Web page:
With the use of high-definition computer animation and new scientific data, this film reveals why the waters around Alcatraz Island and San Francisco Bay are so deadly.

Chilling, deadly currents made Alcatraz the most secure prison in history. No one ever escaped and many prisoners died trying. Beyond man-eating sharks and freezing water temperatures, there are a number of other physical obstacles.

Ranger John Cantwell reveals the surprising history of Alcatraz and its dramatic legends, while Patrick Barnard of the US Geological Survey Society takes us on his research vessel to map the seabed and discover data to complete a picture never before attempted. Our ability to drain the Bay completely reveals its most ominous feature - the San Andreas Fault. Along with other fault lines running up the Californian coast, this is the most deadly and lurks only a few hundred feet offshore. If ‘The Big One’ hits and the San Andreas Fault collapses completely, San Francisco will be utterly destroyed.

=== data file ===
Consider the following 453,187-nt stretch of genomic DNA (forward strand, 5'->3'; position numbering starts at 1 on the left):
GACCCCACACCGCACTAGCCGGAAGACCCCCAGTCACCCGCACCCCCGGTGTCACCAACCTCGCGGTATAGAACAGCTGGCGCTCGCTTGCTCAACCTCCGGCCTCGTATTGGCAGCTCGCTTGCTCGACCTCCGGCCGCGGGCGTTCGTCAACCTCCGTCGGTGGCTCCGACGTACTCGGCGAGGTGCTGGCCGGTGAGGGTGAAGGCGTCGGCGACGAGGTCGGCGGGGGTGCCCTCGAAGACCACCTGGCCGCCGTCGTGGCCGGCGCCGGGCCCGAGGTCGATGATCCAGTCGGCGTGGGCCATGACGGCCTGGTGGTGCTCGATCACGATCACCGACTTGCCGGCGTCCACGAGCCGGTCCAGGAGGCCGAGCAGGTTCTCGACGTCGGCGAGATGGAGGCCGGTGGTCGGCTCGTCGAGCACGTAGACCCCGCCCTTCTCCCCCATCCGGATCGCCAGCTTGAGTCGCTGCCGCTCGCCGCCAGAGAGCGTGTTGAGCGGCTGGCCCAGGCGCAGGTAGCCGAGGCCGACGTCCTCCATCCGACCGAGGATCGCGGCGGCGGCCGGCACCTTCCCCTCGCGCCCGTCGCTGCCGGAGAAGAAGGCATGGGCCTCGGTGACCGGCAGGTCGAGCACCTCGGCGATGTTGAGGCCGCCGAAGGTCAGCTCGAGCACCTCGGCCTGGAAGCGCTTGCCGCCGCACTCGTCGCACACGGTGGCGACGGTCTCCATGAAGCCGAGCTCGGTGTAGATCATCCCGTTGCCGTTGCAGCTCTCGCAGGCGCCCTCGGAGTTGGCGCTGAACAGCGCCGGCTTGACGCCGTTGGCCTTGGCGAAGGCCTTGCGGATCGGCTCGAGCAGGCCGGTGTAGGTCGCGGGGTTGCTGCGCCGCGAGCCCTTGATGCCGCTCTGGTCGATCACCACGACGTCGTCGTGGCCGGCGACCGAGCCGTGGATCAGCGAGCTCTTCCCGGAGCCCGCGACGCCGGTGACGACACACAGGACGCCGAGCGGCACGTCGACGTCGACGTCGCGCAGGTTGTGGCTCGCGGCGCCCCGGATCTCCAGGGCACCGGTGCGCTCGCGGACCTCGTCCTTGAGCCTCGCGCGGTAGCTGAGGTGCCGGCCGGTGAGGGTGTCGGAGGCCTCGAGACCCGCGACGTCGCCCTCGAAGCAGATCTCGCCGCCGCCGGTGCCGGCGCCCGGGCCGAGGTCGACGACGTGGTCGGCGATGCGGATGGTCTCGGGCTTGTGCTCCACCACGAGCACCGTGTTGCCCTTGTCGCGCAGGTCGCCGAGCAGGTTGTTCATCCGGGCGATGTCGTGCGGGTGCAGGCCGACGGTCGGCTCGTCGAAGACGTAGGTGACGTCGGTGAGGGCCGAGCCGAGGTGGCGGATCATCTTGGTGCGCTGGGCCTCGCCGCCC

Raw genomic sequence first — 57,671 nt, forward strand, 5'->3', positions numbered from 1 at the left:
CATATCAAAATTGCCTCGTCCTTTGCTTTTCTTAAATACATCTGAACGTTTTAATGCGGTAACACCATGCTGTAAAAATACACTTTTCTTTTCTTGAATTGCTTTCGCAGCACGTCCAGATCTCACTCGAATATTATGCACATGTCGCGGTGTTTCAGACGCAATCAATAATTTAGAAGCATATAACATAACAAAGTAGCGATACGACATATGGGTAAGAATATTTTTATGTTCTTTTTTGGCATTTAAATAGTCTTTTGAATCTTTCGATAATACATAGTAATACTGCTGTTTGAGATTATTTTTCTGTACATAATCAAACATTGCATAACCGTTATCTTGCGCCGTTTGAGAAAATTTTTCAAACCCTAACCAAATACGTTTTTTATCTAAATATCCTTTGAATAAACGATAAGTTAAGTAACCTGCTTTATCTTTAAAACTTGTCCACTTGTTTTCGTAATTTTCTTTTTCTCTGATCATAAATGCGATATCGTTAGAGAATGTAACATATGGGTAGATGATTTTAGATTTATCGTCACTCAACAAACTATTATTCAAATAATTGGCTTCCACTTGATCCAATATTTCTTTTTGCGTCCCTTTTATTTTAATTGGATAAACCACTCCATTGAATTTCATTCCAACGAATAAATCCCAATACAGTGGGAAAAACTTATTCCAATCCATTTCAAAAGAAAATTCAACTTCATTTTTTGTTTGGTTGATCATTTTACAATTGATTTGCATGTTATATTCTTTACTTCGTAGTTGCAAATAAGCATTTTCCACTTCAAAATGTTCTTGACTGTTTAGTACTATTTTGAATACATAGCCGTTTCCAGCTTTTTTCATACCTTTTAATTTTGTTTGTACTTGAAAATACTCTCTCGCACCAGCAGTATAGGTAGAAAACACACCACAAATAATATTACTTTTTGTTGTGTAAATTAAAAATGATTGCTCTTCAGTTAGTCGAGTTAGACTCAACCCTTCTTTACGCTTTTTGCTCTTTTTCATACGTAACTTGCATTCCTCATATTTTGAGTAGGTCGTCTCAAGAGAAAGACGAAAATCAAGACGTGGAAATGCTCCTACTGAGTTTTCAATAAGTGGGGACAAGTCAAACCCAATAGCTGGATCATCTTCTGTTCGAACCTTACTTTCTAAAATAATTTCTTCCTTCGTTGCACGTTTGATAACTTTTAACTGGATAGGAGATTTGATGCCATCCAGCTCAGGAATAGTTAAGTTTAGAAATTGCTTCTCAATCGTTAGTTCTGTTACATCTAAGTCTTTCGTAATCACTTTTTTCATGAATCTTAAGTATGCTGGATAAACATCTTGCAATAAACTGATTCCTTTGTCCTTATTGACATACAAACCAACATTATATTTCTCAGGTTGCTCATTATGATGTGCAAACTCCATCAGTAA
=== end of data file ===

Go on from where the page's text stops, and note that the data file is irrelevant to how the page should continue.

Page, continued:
Much of San Francisco is built on silt. If the earthquake is strong enough, earth liquefies. Terrifying CGI shows the city crumbling to dust. But Alcatraz is literally ‘as solid as a rock’ and may become the safest place to be. Ironically, after decades of being a place of incarceration, Alcatraz may become a sanctuary.


Programme Details

1 x 60'
National Geographic